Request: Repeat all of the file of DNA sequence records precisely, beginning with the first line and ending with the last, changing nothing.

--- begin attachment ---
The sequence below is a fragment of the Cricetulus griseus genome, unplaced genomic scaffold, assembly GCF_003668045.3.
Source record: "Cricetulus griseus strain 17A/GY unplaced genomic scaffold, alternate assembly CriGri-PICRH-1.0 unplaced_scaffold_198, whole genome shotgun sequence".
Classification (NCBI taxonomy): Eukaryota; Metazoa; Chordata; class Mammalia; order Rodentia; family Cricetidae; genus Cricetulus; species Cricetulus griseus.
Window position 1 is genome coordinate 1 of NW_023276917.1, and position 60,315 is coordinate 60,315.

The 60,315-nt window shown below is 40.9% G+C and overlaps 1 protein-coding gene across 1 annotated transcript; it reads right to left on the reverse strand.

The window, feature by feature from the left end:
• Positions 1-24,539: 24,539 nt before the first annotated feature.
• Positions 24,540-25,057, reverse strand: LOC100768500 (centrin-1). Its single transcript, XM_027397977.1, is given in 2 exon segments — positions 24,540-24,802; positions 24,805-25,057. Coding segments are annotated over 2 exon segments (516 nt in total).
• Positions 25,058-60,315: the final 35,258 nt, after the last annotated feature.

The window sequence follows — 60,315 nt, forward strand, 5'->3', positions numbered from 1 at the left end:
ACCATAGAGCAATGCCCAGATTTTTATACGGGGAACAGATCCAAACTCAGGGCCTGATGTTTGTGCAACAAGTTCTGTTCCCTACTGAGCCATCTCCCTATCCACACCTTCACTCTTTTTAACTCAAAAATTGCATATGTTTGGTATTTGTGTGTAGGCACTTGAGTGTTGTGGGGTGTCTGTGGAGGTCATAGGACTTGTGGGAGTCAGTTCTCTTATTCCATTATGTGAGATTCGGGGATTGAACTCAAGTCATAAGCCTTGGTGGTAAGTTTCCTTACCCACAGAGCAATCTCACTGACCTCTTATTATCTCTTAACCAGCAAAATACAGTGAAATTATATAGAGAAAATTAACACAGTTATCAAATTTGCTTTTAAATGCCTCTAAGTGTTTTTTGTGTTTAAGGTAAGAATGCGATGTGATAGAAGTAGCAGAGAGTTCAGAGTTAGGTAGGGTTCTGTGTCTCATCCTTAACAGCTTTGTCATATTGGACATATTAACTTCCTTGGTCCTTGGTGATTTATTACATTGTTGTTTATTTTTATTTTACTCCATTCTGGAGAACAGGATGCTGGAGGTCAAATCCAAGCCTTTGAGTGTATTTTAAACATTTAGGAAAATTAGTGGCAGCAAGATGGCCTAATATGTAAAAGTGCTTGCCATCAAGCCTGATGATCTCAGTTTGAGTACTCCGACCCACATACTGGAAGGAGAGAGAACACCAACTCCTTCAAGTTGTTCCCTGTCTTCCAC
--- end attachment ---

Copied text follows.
The sequence below is a fragment of the Cricetulus griseus genome, unplaced genomic scaffold, assembly GCF_003668045.3.
Source record: "Cricetulus griseus strain 17A/GY unplaced genomic scaffold, alternate assembly CriGri-PICRH-1.0 unplaced_scaffold_198, whole genome shotgun sequence".
Classification (NCBI taxonomy): Eukaryota; Metazoa; Chordata; class Mammalia; order Rodentia; family Cricetidae; genus Cricetulus; species Cricetulus griseus.
Window position 1 is genome coordinate 1 of NW_023276917.1, and position 60,315 is coordinate 60,315.

The 60,315-nt window shown below is 40.9% G+C and overlaps 1 protein-coding gene across 1 annotated transcript; it reads right to left on the reverse strand.

The window, feature by feature from the left end:
• Positions 1-24,539: 24,539 nt before the first annotated feature.
• Positions 24,540-25,057, reverse strand: LOC100768500 (centrin-1). Its single transcript, XM_027397977.1, is given in 2 exon segments — positions 24,540-24,802; positions 24,805-25,057. Coding segments are annotated over 2 exon segments (516 nt in total).
• Positions 25,058-60,315: the final 35,258 nt, after the last annotated feature.

The window sequence follows — 60,315 nt, forward strand, 5'->3', positions numbered from 1 at the left end:
ACCATAGAGCAATGCCCAGATTTTTATACGGGGAACAGATCCAAACTCAGGGCCTGATGTTTGTGCAACAAGTTCTGTTCCCTACTGAGCCATCTCCCTATCCACACCTTCACTCTTTTTAACTCAAAAATTGCATATGTTTGGTATTTGTGTGTAGGCACTTGAGTGTTGTGGGGTGTCTGTGGAGGTCATAGGACTTGTGGGAGTCAGTTCTCTTATTCCATTATGTGAGATTCGGGGATTGAACTCAAGTCATAAGCCTTGGTGGTAAGTTTCCTTACCCACAGAGCAATCTCACTGACCTCTTATTATCTCTTAACCAGCAAAATACAGTGAAATTATATAGAGAAAATTAACACAGTTATCAAATTTGCTTTTAAATGCCTCTAAGTGTTTTTTGTGTTTAAGGTAAGAATGCGATGTGATAGAAGTAGCAGAGAGTTCAGAGTTAGGTAGGGTTCTGTGTCTCATCCTTAACAGCTTTGTCATATTGGACATATTAACTTCCTTGGTCCTTGGTGATTTATTACATTGTTGTTTATTTTTATTTTACTCCATTCTGGAGAACAGGATGCTGGAGGTCAAATCCAAGCCTTTGAGTGTATTTTAAACATTTAGGAAAATTAGTGGCAGCAAGATGGCCTAATATGTAAAAGTGCTTGCCATCAAGCCTGATGATCTCAGTTTGAGTACTCCGACCCACATACTGGAAGGAGAGAGAACACCAACTCCTTCAAGTTGTTCCCTGTCTTCCAC